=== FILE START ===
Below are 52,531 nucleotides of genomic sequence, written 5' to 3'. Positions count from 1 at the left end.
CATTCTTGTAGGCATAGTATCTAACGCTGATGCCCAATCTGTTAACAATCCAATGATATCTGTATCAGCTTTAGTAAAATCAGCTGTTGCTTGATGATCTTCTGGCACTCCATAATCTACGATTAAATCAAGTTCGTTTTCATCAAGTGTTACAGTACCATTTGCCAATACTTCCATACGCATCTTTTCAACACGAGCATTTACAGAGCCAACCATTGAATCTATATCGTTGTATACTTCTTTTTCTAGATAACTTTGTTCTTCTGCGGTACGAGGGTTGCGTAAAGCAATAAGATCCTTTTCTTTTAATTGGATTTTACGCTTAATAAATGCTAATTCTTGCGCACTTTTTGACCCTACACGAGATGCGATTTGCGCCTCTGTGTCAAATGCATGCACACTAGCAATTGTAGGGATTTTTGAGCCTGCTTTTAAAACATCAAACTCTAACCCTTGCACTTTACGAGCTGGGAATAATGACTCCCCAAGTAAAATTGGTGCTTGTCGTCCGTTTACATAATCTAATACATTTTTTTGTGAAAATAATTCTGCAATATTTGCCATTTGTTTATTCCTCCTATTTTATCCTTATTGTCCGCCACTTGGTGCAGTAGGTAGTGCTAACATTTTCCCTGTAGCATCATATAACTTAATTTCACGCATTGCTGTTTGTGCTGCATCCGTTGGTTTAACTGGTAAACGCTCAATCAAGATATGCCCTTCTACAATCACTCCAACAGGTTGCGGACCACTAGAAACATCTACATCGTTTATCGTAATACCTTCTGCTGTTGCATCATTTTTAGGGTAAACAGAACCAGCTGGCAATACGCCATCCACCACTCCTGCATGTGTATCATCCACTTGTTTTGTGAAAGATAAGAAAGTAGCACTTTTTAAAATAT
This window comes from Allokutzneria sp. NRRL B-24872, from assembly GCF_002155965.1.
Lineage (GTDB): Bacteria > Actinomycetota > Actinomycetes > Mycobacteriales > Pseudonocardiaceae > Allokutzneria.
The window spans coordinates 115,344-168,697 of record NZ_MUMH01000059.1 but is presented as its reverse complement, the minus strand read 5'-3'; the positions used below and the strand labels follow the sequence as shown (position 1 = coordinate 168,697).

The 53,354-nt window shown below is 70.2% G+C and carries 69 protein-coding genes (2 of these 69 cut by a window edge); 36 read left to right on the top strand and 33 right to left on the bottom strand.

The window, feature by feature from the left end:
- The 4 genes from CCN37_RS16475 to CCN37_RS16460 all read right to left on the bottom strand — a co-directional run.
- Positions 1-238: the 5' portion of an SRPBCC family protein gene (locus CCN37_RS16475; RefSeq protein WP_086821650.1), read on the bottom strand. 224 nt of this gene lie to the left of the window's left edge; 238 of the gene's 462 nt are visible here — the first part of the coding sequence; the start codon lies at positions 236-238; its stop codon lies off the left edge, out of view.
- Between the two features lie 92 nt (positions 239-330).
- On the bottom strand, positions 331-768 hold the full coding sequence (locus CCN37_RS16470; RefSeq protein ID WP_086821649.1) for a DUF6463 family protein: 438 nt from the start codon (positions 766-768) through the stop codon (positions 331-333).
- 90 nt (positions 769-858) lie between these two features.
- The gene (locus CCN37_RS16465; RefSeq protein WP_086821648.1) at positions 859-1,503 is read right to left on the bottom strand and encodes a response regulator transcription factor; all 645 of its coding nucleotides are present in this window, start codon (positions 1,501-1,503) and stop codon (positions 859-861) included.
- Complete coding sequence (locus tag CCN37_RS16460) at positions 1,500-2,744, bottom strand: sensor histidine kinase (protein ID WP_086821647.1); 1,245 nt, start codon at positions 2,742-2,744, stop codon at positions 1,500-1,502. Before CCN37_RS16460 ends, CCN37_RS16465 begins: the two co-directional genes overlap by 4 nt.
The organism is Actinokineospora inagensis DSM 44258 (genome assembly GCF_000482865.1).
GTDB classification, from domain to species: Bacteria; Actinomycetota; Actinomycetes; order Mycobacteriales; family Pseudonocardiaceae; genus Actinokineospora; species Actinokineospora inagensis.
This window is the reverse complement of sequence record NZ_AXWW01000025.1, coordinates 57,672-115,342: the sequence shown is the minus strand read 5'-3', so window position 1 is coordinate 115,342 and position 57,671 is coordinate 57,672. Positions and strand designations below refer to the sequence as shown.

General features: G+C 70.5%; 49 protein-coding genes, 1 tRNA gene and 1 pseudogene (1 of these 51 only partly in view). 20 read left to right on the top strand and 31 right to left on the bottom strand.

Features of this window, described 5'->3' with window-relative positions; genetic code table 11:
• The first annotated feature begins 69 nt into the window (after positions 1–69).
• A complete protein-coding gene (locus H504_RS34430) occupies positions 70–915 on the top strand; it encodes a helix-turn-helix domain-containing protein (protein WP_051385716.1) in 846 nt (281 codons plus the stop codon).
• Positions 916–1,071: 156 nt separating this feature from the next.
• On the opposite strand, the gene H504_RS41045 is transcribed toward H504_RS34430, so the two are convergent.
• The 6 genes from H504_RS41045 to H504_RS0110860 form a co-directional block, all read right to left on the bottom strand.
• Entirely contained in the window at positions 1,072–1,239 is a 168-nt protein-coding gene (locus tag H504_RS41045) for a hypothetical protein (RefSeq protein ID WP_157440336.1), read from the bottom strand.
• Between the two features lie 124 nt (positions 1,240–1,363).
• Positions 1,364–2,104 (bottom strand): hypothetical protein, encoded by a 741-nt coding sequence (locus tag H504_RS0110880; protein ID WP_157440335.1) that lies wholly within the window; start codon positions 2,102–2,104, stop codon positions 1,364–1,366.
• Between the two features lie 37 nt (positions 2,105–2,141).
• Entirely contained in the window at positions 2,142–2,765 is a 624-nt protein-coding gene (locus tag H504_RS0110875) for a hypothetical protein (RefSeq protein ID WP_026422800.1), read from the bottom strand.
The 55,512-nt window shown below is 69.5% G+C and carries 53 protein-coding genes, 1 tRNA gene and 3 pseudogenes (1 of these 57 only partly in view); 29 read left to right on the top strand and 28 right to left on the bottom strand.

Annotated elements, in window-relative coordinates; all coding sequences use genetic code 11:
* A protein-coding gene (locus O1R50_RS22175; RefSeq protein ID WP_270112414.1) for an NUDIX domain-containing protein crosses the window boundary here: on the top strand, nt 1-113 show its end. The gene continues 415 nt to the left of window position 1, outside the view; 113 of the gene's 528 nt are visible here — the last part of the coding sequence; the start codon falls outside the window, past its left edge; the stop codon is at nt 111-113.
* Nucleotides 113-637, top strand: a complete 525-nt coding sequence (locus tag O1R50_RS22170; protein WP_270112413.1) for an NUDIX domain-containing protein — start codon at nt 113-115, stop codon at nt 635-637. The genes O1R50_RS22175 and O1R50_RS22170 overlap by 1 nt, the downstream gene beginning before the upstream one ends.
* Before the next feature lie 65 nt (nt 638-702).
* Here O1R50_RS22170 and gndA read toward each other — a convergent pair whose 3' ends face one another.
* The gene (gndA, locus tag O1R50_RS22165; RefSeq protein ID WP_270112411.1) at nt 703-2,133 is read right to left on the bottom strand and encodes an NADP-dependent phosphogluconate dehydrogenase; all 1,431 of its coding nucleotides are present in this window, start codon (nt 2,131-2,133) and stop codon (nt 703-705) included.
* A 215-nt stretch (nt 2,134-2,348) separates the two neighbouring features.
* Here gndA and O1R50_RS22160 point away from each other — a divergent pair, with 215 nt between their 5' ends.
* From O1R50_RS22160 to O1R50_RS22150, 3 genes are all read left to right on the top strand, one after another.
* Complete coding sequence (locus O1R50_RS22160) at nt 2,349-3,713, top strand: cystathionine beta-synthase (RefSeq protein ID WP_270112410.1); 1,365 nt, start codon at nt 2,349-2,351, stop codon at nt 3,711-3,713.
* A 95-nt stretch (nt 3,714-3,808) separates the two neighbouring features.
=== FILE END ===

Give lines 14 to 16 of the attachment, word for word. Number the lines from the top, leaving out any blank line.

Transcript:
- Complete coding sequence (locus tag CCN37_RS16460) at positions 1,500-2,744, bottom strand: sensor histidine kinase (protein ID WP_086821647.1); 1,245 nt, start codon at positions 2,742-2,744, stop codon at positions 1,500-1,502. Before CCN37_RS16460 ends, CCN37_RS16465 begins: the two co-directional genes overlap by 4 nt.
The organism is Actinokineospora inagensis DSM 44258 (genome assembly GCF_000482865.1).
GTDB classification, from domain to species: Bacteria; Actinomycetota; Actinomycetes; order Mycobacteriales; family Pseudonocardiaceae; genus Actinokineospora; species Actinokineospora inagensis.